Rosie rang. ‘What’s this about you digging up the garden, mum?’

I told her about the app. We laughed and chewed the fat.

I went back to dig.

It’s hard work digging when no one digs with you.

I don’t mind. The mysteries of the past are soothing. And earthy.

The NMC and the fact free determination

This is going to be a detailed post as it’s important to highlight just how shite the NMC panel ‘fact determination’ about the STATT nurses is. This is about the hearing process rather than what the nurses did and didn’t do.

As background context feast your eyes on this:

Maintaining public confidence and proper professional standards is a bit of a stretch given the almost fact free determination. Instead, the 66 page document contains unsubstantiated assertions, conjecture and an erasing of evidence from previous hearings. I’ll present a few examples here to give a mcwhiffy flavour of the whole thing. The six nurses are referred to as Colleagues A-F.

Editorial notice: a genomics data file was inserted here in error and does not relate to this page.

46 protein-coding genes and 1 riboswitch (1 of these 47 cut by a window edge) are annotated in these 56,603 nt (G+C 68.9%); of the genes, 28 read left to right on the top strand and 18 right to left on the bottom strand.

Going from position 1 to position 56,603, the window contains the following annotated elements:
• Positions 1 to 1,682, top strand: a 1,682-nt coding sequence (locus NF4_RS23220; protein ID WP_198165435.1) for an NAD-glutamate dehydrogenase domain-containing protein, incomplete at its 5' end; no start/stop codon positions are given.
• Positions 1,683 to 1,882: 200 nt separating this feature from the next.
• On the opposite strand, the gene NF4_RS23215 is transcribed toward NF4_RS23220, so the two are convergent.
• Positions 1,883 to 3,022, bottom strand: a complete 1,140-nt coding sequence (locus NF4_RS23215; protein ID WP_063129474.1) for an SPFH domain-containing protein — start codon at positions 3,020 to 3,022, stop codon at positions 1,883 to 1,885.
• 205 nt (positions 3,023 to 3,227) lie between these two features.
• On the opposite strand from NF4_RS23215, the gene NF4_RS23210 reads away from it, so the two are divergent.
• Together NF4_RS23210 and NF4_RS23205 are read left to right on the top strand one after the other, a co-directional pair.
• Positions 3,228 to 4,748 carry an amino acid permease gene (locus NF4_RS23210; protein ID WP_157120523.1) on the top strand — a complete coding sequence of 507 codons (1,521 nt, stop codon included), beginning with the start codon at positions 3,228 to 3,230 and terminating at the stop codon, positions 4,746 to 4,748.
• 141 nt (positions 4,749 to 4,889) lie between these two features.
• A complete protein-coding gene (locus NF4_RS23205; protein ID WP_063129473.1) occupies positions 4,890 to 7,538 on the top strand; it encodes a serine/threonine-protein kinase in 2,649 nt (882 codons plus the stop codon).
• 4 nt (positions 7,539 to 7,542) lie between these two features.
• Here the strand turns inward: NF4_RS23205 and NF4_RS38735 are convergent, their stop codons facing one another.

Batting for the nurses

The bias throughout the document is quite simply breathtaking. Here’s the description of one nurse. The same nurse who refused to answer a question at LB’s inquest on the basis of self-incrimination (evoking Rule 22).

The panel fall over themselves in a smorgasbord of judgement and conjecture which makes ‘the dog ate my homework’ seem a reasonable excuse. The extent of this bias is beautifully captured in the following extract.

The expert witness clearly states a risk assessment should have been done and patients with epilepsy should be within physical reach at all times. This reiterates the expert witness evidence from LB’s inquest and the GMC hearing. The panel attempt to bury this unassailable evidence in a set of absurd and discrediting sentences. Under some pressure… declined to express a view… She could not say…